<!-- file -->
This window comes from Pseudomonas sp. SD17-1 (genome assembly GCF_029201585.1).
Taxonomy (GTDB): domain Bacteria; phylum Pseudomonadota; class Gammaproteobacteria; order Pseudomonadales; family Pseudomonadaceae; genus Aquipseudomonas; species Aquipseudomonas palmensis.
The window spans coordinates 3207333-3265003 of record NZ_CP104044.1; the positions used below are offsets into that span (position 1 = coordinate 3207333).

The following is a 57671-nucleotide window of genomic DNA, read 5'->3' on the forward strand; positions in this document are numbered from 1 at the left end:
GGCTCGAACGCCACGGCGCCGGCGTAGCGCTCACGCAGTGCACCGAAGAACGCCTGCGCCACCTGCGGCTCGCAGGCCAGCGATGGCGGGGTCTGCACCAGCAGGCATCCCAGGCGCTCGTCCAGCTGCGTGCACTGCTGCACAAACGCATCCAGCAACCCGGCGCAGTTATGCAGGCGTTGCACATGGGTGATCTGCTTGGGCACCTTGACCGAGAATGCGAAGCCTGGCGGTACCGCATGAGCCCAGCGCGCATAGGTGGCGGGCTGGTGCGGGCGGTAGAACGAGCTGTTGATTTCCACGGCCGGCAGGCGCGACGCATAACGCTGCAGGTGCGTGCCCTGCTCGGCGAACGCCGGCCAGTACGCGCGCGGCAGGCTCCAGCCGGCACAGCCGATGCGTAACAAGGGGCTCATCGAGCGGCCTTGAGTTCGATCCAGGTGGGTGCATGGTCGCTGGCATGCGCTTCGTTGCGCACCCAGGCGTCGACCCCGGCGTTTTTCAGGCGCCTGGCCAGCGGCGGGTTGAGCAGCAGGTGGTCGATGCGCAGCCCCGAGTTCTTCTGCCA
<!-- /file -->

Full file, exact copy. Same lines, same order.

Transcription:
This window comes from Pseudomonas sp. SD17-1 (genome assembly GCF_029201585.1).
Taxonomy (GTDB): domain Bacteria; phylum Pseudomonadota; class Gammaproteobacteria; order Pseudomonadales; family Pseudomonadaceae; genus Aquipseudomonas; species Aquipseudomonas palmensis.
The window spans coordinates 3207333-3265003 of record NZ_CP104044.1; the positions used below are offsets into that span (position 1 = coordinate 3207333).

The following is a 57671-nucleotide window of genomic DNA, read 5'->3' on the forward strand; positions in this document are numbered from 1 at the left end:
GGCTCGAACGCCACGGCGCCGGCGTAGCGCTCACGCAGTGCACCGAAGAACGCCTGCGCCACCTGCGGCTCGCAGGCCAGCGATGGCGGGGTCTGCACCAGCAGGCATCCCAGGCGCTCGTCCAGCTGCGTGCACTGCTGCACAAACGCATCCAGCAACCCGGCGCAGTTATGCAGGCGTTGCACATGGGTGATCTGCTTGGGCACCTTGACCGAGAATGCGAAGCCTGGCGGTACCGCATGAGCCCAGCGCGCATAGGTGGCGGGCTGGTGCGGGCGGTAGAACGAGCTGTTGATTTCCACGGCCGGCAGGCGCGACGCATAACGCTGCAGGTGCGTGCCCTGCTCGGCGAACGCCGGCCAGTACGCGCGCGGCAGGCTCCAGCCGGCACAGCCGATGCGTAACAAGGGGCTCATCGAGCGGCCTTGAGTTCGATCCAGGTGGGTGCATGGTCGCTGGCATGCGCTTCGTTGCGCACCCAGGCGTCGACCCCGGCGTTTTTCAGGCGCCTGGCCAGCGGCGGGTTGAGCAGCAGGTGGTCGATGCGCAGCCCCGAGTTCTTCTGCCA